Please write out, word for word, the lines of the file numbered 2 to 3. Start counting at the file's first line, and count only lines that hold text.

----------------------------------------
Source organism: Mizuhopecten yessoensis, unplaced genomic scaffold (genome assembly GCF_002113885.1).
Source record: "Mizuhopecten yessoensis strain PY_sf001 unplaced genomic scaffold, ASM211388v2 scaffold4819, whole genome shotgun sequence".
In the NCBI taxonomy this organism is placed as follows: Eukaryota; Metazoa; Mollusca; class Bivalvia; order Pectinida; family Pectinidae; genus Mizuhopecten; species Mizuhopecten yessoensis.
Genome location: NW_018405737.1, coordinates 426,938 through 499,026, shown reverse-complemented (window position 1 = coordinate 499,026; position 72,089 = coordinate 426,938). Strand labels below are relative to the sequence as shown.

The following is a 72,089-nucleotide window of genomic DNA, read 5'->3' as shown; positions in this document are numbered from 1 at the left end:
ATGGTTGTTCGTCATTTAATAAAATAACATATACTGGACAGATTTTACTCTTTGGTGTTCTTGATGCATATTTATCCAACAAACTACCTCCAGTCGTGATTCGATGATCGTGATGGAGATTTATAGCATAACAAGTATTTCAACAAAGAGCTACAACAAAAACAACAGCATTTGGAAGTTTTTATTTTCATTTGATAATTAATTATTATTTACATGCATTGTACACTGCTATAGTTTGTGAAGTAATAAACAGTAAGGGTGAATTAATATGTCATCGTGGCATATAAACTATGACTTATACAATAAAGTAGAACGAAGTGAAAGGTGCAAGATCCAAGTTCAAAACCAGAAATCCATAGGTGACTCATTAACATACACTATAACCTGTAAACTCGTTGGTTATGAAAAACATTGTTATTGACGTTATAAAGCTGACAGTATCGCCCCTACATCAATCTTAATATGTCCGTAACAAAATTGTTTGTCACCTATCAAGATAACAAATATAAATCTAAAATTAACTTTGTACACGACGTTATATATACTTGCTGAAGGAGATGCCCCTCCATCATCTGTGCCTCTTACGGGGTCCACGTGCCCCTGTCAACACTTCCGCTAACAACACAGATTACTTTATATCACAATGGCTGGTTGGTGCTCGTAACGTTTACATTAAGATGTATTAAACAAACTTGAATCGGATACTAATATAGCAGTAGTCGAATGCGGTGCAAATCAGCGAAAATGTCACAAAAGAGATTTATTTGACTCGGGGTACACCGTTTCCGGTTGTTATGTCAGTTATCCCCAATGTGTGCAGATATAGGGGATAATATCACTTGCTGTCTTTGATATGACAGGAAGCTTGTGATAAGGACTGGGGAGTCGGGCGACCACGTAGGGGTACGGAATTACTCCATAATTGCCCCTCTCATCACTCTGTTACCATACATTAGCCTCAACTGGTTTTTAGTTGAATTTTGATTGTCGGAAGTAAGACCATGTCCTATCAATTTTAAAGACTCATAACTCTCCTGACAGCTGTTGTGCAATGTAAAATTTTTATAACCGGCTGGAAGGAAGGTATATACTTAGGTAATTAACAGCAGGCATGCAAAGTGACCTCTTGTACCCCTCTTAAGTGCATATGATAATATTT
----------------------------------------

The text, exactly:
Source record: "Mizuhopecten yessoensis strain PY_sf001 unplaced genomic scaffold, ASM211388v2 scaffold4819, whole genome shotgun sequence".
In the NCBI taxonomy this organism is placed as follows: Eukaryota; Metazoa; Mollusca; class Bivalvia; order Pectinida; family Pectinidae; genus Mizuhopecten; species Mizuhopecten yessoensis.